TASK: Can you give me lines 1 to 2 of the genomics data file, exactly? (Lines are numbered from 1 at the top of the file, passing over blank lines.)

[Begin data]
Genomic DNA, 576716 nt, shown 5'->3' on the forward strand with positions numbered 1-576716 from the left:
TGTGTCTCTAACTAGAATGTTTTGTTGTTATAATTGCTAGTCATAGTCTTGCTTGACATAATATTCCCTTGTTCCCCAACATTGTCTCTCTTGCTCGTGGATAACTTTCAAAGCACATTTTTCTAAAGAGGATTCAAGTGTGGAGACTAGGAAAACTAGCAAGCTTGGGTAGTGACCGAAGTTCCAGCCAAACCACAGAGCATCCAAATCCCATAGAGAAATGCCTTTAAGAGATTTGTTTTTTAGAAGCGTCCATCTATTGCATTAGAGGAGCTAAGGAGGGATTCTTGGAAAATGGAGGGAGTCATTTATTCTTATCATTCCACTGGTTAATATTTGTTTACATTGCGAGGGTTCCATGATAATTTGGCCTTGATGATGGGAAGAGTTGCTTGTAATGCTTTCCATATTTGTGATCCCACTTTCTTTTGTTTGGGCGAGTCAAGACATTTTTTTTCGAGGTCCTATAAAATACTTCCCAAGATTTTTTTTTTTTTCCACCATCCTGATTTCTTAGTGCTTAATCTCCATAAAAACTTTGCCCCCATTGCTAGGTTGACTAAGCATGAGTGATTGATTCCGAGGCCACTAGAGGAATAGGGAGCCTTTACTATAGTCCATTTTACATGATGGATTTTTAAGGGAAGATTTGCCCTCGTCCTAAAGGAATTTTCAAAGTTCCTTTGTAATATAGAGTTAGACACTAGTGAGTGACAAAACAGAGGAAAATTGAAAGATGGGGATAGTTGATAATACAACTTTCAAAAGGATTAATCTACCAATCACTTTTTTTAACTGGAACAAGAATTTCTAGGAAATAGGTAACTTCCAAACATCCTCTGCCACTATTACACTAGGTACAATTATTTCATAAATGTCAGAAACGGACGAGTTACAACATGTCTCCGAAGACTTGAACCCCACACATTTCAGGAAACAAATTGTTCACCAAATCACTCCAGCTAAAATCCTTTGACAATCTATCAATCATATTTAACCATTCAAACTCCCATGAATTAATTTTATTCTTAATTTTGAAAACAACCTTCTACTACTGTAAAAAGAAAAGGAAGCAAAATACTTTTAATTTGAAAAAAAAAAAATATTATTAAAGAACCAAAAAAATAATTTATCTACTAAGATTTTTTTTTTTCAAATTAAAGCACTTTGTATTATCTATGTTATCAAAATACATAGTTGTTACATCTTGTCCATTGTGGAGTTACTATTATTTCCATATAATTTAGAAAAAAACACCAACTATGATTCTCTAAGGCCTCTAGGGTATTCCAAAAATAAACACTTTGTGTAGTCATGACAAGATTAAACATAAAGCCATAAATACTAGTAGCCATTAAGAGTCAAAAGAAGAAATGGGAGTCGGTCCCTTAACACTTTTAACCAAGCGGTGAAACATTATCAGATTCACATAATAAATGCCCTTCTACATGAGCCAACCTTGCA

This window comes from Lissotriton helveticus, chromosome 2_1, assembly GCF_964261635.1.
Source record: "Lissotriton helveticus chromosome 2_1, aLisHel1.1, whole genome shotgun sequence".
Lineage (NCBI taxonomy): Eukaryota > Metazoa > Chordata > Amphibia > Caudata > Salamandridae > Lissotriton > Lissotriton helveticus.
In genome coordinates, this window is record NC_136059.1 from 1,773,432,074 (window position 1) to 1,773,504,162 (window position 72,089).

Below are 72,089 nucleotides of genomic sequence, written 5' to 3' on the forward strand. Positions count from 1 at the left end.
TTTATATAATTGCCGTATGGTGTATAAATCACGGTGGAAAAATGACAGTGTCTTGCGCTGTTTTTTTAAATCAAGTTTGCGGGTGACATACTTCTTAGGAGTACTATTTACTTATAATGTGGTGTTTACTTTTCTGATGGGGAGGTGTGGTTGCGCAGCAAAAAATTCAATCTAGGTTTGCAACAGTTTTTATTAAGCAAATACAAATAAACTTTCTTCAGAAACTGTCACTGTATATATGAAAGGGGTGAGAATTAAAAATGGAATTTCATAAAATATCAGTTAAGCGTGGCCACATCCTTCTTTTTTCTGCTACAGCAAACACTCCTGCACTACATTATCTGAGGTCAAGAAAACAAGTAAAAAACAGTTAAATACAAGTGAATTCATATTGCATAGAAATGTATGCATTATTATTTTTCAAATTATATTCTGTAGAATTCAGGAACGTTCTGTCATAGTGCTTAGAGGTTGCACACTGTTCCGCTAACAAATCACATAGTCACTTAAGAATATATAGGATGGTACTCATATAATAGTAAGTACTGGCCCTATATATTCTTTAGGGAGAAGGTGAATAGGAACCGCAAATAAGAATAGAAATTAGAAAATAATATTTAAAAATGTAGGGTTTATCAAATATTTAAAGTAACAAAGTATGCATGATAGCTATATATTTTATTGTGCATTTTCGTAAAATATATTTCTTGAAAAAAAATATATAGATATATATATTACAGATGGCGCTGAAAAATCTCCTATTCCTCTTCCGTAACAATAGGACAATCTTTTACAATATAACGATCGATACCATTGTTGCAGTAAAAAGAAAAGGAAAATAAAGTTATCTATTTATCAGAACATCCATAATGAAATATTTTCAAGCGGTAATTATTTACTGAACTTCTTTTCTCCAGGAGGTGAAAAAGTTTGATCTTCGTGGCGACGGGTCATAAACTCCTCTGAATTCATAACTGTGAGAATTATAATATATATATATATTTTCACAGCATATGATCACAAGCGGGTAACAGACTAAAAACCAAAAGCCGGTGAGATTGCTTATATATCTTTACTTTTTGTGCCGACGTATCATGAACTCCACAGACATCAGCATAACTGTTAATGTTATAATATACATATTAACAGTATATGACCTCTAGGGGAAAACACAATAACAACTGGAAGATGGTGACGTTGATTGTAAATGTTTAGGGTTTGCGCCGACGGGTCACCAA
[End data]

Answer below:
Genomic DNA, 576716 nt, shown 5'->3' on the forward strand with positions numbered 1-576716 from the left:
TGTGTCTCTAACTAGAATGTTTTGTTGTTATAATTGCTAGTCATAGTCTTGCTTGACATAATATTCCCTTGTTCCCCAACATTGTCTCTCTTGCTCGTGGATAACTTTCAAAGCACATTTTTCTAAAGAGGATTCAAGTGTGGAGACTAGGAAAACTAGCAAGCTTGGGTAGTGACCGAAGTTCCAGCCAAACCACAGAGCATCCAAATCCCATAGAGAAATGCCTTTAAGAGATTTGTTTTTTAGAAGCGTCCATCTATTGCATTAGAGGAGCTAAGGAGGGATTCTTGGAAAATGGAGGGAGTCATTTATTCTTATCATTCCACTGGTTAATATTTGTTTACATTGCGAGGGTTCCATGATAATTTGGCCTTGATGATGGGAAGAGTTGCTTGTAATGCTTTCCATATTTGTGATCCCACTTTCTTTTGTTTGGGCGAGTCAAGACATTTTTTTTCGAGGTCCTATAAAATACTTCCCAAGATTTTTTTTTTTTTCCACCATCCTGATTTCTTAGTGCTTAATCTCCATAAAAACTTTGCCCCCATTGCTAGGTTGACTAAGCATGAGTGATTGATTCCGAGGCCACTAGAGGAATAGGGAGCCTTTACTATAGTCCATTTTACATGATGGATTTTTAAGGGAAGATTTGCCCTCGTCCTAAAGGAATTTTCAAAGTTCCTTTGTAATATAGAGTTAGACACTAGTGAGTGACAAAACAGAGGAAAATTGAAAGATGGGGATAGTTGATAATACAACTTTCAAAAGGATTAATCTACCAATCACTTTTTTTAACTGGAACAAGAATTTCTAGGAAATAGGTAACTTCCAAACATCCTCTGCCACTATTACACTAGGTACAATTATTTCATAAATGTCAGAAACGGACGAGTTACAACATGTCTCCGAAGACTTGAACCCCACACATTTCAGGAAACAAATTGTTCACCAAATCACTCCAGCTAAAATCCTTTGACAATCTATCAATCATATTTAACCATTCAAACTCCCATGAATTAATTTTATTCTTAATTTTGAAAACAACCTTCTACTACTGTAAAAAGAAAAGGAAGCAAAATACTTTTAATTTGAAAAAAAAAAAATATTATTAAAGAACCAAAAAAATAATTTATCTACTAAGATTTTTTTTTTTCAAATTAAAGCACTTTGTATTATCTATGTTATCAAAATACATAGTTGTTACATCTTGTCCATTGTGGAGTTACTATTATTTCCATATAATTTAGAAAAAAACACCAACTATGATTCTCTAAGGCCTCTAGGGTATTCCAAAAATAAACACTTTGTGTAGTCATGACAAGATTAAACATAAAGCCATAAATACTAGTAGCCATTAAGAGTCAAAAGAAGAAATGGGAGTCGGTCCCTTAACACTTTTAACCAAGCGGTGAAACATTATCAGATTCACATAATAAATGCCCTTCTACATGAGCCAACCTTGCA